When building a software program, the technique of user authentication is one of the crucial elements that developers must consider. Given the growing inclination of end users to validate their identity via an existing social account, it is unsurprising that an increasing number of applications are incorporating the social login authentication mechanism. However, since the preferred social network likely differs from user to user, and SSO provider likely differs from company to company, it is crucial for the app in question to provide a broad selection of identity providers and authentication methods. Unfortunately, doing so usually implies that the provider must individually integrate and manage every integration and contract, several times over.
Integrating multiple Identity Providers directly within your applications is complex to maintain, time-consuming to set up, and hinders single sign-on of users – In other words, it does not scale. Luckily, this problem can be easily solved with the help of an Identity Broker.
This article tackles the definition of an identity broker and what identity brokering looks like in practice.
What does an Identity Broker do?
The term Identity Broker (IB) describes a web application that facilitates authentication between service providers and their configured Identity Providers. By acting as a trusted intermediary service, an IB connects projects with different identity providers, so that developers do not have to bother with integrating them individually into their apps. With the help of its centralized way of managing identities, end-users have the option to create a new account by using the identity data acquired from several identity sources (such as Google, Facebook, Twitter, etc.). An IB may also allow you to link multiple external identity providers to one user account. Thus, the implementation of social logins, other alternate authentication methods and the configuration of individual login policies are made easier than ever.
It is common for organizations to integrate their applications with a cloud-based identity management platform (such as ZITADEL), which can broker to many different identity providers out of the box, usually based on protocols such as SAML, OIDC and OAuth. By relying on the identity provided by such pre-configured services, you have ensured a robust trust anchor for all your applications and devices.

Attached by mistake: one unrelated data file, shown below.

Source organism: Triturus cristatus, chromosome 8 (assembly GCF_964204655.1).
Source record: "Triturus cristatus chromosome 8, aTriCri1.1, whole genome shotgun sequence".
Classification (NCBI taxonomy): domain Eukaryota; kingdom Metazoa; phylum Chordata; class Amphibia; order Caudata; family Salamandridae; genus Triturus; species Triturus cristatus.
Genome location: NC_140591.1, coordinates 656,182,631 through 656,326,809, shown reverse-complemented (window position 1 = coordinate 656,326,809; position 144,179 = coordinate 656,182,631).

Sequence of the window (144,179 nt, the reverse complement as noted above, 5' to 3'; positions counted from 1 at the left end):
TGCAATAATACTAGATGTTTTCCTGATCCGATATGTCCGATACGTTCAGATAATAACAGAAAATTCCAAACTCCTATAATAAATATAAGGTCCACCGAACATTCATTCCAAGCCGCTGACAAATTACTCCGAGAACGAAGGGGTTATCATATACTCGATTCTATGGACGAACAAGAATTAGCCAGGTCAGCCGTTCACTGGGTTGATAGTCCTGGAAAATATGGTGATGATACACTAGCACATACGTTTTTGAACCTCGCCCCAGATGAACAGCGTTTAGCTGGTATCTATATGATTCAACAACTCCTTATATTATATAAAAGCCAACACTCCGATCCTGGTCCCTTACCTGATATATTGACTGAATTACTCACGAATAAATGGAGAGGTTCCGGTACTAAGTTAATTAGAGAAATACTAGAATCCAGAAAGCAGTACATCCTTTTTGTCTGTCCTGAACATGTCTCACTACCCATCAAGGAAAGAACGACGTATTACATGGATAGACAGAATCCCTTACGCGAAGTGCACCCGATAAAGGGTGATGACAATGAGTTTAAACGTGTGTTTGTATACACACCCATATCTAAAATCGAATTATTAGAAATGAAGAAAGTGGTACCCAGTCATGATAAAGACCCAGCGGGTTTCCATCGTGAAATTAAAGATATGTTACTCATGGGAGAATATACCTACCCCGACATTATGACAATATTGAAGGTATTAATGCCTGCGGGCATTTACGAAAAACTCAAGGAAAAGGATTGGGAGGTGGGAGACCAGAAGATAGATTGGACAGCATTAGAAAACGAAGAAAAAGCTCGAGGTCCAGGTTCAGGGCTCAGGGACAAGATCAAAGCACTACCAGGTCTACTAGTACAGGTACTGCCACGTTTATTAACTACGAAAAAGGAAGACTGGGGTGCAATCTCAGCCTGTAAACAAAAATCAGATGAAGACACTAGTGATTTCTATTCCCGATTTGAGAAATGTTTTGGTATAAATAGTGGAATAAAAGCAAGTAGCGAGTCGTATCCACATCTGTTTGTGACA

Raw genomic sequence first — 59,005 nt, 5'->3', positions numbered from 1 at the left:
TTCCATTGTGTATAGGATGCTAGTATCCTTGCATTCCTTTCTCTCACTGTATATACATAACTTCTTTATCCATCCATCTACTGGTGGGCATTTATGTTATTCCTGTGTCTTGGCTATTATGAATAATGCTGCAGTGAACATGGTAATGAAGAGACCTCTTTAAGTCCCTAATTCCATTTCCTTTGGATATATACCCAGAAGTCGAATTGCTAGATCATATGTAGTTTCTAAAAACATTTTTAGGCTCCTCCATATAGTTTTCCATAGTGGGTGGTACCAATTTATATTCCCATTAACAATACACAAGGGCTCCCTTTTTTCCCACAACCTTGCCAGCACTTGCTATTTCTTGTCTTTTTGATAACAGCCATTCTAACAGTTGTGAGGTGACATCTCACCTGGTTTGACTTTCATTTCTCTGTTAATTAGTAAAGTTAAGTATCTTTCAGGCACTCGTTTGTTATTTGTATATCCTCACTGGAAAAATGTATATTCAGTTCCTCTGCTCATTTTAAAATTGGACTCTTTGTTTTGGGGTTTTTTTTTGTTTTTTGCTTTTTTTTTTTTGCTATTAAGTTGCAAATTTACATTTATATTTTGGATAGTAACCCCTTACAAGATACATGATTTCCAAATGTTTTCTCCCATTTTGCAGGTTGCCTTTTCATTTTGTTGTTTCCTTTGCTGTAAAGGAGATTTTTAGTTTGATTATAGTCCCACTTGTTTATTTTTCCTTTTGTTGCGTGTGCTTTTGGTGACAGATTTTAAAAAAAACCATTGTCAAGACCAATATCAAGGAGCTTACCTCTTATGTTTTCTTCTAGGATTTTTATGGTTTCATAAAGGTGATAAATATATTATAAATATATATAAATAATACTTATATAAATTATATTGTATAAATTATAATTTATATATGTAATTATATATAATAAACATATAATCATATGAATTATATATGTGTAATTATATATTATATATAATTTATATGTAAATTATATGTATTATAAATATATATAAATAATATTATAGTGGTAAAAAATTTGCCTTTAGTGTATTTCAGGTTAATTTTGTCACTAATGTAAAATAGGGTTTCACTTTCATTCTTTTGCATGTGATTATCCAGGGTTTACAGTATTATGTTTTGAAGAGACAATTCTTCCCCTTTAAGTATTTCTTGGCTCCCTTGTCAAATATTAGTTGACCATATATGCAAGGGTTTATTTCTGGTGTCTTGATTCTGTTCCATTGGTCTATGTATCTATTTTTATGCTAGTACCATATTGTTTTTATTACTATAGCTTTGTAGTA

Identity Brokering in Practice
With the theory out of the way, it is useful to see how identity brokering functions in practice.
Identity Brokering is generally used in both Business-to-Customer (B2C, CIAM) and Business-to-Business (B2B) use cases. For B2C businesses it is vital for vendors to offer different social identity providers, authentication methods and login policies to best fit the needs of their end-users. Vendors of B2B software may need to provide enterprise SSO by allowing login with the customer’s identity provider (eg, Azure AD) and tailor security policies to fit their customer’s requirements.
Alternatively, Identity Brokering can be used in Government-to-Business (G2B) as well as Government-to-Citizen (G2C) cases. The principle in these cases is the same as in the Business-to-X context, the role of the business is simply replaced with a government institution/agency (such as banks, legislatures, etc.). For instance, Australian users with a registered MyGovID may use this identity to access a range of government online services (such as student and health data portals), instead of having to rely on usernames and passwords.
Regardless of the use case, the process of identity brokering follows the same simple steps. As an example, let us imagine an organization called “Gladix” that uses ZITADEL as a broker:
The application of Gladix has Google pre-configured as an identity provider. Accordingly, their end-users will get the option to link their existing or new ZITADEL account with their Google account by clicking on the “Google” symbol on ZITADEL’s login screen. Upon doing so, ZITADEL will redirect the end-user to the login screen of Google where they must authenticate themselves and then, if successful, they are directed back to the previous page. Following this authorization, the end-user will be able to login into ZITADEL, and subsequently Gladix’s application, by using their Google identity.